• Barber shops on passenger trains?

  • General discussion of passenger rail proposals and systems not otherwise covered in the specific forums in this category, including high speed rail.
General discussion of passenger rail proposals and systems not otherwise covered in the specific forums in this category, including high speed rail.

Moderators: mtuandrew, gprimr1

  by SouthernRailway
 
I'm curious to learn more about long-lost "luxuries" such as barber shops on passenger trains, which were on some long-distance trains at least just after WWII.

How did they work; did the railroad employ the barber or just lease space to an independent contractor? Were the prices high? When did this vanish? And what other long-lost luxuries did post-WWII streamliners have that no longer exist: I see that some had secretaries?

No wonder they eventually lost money.
  by Gadfly
 
SouthernRailway wrote:I'm curious to learn more about long-lost "luxuries" such as barber shops on passenger trains, which were on some long-distance trains at least just after WWII.

How did they work; did the railroad employ the barber or just lease space to an independent contractor? Were the prices high? When did this vanish? And what other long-lost luxuries did post-WWII streamliners have that no longer exist: I see that some had secretaries?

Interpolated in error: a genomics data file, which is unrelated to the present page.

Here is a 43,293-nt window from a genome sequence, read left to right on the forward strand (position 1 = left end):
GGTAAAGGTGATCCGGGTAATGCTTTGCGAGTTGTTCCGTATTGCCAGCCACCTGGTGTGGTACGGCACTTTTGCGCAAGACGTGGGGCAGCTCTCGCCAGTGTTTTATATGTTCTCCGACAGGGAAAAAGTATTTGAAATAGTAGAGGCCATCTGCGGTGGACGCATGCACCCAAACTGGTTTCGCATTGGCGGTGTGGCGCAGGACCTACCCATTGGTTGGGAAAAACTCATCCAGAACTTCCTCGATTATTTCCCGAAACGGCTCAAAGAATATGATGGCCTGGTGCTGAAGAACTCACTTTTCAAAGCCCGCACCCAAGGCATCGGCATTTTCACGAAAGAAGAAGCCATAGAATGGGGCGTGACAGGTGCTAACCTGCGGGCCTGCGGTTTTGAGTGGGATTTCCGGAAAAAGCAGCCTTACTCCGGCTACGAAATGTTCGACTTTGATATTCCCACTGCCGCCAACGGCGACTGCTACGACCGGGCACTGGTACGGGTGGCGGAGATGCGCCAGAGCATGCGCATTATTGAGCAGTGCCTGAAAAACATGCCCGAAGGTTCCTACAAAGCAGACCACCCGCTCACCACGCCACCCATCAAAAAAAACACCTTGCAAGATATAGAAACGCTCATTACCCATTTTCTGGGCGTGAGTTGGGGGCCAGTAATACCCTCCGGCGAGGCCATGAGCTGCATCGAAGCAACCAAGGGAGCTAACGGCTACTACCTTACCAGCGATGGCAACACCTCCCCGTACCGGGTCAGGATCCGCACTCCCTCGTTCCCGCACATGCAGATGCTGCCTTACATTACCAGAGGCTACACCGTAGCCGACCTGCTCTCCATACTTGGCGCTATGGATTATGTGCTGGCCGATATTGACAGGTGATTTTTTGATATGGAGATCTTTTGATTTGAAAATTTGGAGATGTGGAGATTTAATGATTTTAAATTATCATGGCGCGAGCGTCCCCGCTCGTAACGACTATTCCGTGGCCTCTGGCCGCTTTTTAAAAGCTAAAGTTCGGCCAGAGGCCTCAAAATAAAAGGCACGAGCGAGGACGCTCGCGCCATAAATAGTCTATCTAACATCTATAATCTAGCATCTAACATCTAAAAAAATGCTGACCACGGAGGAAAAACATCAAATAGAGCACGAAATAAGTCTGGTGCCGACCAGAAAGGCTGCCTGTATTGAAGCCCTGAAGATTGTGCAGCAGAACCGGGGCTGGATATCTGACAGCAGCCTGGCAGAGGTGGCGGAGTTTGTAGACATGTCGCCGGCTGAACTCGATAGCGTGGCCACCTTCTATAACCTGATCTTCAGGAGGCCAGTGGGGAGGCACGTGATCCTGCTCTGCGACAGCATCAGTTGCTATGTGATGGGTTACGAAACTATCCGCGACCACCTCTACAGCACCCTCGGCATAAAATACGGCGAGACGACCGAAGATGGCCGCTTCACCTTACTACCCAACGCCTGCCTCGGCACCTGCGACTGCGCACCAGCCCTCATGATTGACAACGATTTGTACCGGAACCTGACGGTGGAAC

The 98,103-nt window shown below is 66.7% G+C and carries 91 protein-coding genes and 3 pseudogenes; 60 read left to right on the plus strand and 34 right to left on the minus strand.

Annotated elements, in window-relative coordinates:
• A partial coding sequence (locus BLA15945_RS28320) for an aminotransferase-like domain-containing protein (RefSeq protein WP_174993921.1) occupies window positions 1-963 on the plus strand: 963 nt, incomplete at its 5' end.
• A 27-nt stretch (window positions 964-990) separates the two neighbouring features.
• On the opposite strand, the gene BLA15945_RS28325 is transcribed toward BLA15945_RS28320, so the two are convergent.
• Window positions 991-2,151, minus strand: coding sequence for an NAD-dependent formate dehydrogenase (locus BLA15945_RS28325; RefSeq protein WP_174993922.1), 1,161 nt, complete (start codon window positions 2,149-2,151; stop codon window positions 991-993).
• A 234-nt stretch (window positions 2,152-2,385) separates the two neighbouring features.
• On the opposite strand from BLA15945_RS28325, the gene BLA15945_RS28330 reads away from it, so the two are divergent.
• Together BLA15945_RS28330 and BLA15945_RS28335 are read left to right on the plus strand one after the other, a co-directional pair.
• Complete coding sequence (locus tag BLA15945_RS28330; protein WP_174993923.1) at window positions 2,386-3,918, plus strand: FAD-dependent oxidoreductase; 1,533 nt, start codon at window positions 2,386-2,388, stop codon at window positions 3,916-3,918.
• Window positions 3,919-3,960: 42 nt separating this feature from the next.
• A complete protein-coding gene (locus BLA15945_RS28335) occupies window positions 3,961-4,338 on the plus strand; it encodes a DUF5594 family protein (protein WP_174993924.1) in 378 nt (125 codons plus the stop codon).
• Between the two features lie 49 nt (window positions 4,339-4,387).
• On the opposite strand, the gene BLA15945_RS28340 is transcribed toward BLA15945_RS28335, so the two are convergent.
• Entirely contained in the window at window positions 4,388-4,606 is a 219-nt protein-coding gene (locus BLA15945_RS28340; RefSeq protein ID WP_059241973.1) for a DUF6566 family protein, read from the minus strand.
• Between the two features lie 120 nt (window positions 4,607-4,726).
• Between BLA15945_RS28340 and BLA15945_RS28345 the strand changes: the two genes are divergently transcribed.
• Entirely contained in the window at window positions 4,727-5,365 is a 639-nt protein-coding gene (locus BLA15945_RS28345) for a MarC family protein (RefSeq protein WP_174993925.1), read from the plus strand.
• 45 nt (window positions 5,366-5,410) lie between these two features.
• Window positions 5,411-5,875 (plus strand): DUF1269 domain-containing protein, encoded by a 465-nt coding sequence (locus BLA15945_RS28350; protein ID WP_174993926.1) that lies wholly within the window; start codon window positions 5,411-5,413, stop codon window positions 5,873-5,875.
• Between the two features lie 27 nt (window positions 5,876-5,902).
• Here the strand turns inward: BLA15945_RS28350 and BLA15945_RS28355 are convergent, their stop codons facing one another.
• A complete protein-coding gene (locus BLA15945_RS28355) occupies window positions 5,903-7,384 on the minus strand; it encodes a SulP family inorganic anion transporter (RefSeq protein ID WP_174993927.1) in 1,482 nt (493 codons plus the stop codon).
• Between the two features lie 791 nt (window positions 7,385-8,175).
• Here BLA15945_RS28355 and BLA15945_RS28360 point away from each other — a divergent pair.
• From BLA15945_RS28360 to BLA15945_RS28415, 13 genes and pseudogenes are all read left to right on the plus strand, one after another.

No wonder they eventually lost money.
One was the "news butch" who sold magazines, newspapers, sometimes cigarettes, cigars and candy. Some paid for the privilege, others were invited to walk the aisles as a convenience to the passengers. Dunno that that particular amenity lost $$ for the companies, tho.
  by ExCon90
 
I don't know who employed the barber, but it seems likely that he was employed by the Pullman Company. A West Coast railfan organization has, or used to have, a preserved car from (I think) the City of San Francisco which had a barber shop. On some fantrips they engaged a local barber so that if being shaved in a barber shop on a moving train was on anybody's bucket list they could experience it on that trip. On the back of the chair there was a pair of pads similar to those on a dentist's chair to hold the passenger's head steady through the interlockings -- or maybe the barber paused during the rough spots. The barber also braced his elbow on something solid; a necessity, since he used a straight razor, commonly used back in the day and popularly referred to as cutthroat razors for some reason. Exciting ...